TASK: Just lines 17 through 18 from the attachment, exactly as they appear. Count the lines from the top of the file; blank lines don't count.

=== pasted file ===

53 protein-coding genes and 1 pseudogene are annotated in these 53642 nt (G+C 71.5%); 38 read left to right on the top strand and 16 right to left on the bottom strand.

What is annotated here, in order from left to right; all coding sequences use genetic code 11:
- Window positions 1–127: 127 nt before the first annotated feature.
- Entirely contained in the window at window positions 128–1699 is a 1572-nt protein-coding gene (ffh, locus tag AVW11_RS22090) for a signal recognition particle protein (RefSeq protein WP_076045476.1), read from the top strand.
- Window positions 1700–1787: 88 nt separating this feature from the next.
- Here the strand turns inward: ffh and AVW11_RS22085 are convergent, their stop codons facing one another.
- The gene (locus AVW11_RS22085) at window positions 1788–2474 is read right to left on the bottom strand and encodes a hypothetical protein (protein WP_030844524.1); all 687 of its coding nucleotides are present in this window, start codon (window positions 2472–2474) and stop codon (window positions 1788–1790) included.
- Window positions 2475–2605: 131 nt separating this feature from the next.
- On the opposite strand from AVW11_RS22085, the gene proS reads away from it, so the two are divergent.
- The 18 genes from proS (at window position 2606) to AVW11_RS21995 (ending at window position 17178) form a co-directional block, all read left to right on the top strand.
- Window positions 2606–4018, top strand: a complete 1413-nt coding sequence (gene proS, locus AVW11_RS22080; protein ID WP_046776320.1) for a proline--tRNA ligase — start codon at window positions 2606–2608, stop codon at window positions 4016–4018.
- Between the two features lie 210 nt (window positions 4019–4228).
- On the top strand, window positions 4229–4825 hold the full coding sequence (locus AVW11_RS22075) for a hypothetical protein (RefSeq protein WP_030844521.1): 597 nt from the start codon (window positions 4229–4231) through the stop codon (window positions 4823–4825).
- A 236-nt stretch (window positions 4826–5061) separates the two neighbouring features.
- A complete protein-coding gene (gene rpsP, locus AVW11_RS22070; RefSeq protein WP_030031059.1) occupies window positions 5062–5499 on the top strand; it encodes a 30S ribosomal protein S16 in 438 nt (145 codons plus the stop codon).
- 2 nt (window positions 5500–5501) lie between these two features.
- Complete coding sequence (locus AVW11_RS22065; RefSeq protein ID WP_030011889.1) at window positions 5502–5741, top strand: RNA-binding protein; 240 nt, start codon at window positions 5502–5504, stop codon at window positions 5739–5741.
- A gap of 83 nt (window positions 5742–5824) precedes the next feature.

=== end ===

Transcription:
- Complete coding sequence (locus AVW11_RS22065; RefSeq protein ID WP_030011889.1) at window positions 5502–5741, top strand: RNA-binding protein; 240 nt, start codon at window positions 5502–5504, stop codon at window positions 5739–5741.
- A gap of 83 nt (window positions 5742–5824) precedes the next feature.